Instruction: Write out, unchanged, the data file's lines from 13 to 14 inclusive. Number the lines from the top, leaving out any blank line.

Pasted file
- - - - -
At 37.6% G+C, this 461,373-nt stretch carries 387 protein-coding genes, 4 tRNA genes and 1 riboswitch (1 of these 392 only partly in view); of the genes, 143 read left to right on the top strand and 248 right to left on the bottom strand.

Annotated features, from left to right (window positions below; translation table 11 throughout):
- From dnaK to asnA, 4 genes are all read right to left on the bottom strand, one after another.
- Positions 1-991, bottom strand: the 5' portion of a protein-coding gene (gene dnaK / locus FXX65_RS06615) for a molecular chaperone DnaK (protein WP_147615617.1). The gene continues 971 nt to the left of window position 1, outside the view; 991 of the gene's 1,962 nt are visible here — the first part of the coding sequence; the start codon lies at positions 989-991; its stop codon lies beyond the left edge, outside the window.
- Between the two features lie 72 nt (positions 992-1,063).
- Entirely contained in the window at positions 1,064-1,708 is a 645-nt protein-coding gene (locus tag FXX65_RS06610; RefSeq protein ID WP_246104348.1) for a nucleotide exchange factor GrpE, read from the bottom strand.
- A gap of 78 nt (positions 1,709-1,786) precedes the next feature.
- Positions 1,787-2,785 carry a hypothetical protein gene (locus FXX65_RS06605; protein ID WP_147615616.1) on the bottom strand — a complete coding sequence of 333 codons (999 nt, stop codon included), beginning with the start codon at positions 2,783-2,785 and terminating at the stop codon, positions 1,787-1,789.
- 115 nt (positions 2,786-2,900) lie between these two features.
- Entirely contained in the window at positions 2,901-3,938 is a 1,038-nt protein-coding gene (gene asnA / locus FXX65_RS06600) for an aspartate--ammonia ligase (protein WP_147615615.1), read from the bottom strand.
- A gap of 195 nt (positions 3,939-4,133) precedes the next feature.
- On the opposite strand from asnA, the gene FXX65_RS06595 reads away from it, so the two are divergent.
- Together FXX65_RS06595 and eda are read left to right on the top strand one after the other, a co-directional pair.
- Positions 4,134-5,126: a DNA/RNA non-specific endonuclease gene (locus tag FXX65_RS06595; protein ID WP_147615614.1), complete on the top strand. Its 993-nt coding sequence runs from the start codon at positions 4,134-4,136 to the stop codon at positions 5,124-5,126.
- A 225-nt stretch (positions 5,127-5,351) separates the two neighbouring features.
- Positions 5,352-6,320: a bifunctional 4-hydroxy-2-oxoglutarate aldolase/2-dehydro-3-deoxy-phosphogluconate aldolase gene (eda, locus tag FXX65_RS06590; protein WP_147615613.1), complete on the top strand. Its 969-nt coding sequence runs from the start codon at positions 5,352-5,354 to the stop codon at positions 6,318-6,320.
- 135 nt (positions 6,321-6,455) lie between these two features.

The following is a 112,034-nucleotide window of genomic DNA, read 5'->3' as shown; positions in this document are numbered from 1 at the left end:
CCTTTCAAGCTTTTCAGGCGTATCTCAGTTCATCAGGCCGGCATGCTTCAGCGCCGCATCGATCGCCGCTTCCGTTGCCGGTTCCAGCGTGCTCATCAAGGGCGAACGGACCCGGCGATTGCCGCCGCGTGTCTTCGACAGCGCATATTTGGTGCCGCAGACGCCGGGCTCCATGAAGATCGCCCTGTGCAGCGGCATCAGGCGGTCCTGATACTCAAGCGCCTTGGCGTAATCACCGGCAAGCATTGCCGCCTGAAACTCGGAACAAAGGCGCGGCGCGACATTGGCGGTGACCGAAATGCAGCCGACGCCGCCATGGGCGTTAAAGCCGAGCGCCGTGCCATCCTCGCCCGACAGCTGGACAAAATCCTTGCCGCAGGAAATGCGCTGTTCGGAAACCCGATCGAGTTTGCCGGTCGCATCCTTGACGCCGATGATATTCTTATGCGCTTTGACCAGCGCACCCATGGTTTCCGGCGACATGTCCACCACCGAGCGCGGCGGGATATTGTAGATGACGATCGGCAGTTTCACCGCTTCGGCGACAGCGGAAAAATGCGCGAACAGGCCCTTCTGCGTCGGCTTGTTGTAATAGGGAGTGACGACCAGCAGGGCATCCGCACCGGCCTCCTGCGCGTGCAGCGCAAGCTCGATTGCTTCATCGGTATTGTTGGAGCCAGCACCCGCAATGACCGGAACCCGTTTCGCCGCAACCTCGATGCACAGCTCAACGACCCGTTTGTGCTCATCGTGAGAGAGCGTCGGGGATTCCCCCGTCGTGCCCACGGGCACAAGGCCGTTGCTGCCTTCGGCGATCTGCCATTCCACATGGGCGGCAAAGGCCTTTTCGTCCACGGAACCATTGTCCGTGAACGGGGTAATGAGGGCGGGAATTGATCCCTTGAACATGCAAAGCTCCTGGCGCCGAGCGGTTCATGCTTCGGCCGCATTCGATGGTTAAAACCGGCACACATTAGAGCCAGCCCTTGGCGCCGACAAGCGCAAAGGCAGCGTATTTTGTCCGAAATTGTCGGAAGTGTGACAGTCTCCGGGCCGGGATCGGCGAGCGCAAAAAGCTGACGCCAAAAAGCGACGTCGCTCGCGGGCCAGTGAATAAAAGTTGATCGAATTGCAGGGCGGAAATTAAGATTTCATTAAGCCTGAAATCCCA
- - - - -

- Together FXX65_RS06595 and eda are read left to right on the top strand one after the other, a co-directional pair.
- Positions 4,134-5,126: a DNA/RNA non-specific endonuclease gene (locus tag FXX65_RS06595; protein ID WP_147615614.1), complete on the top strand. Its 993-nt coding sequence runs from the start codon at positions 4,134-4,136 to the stop codon at positions 5,124-5,126.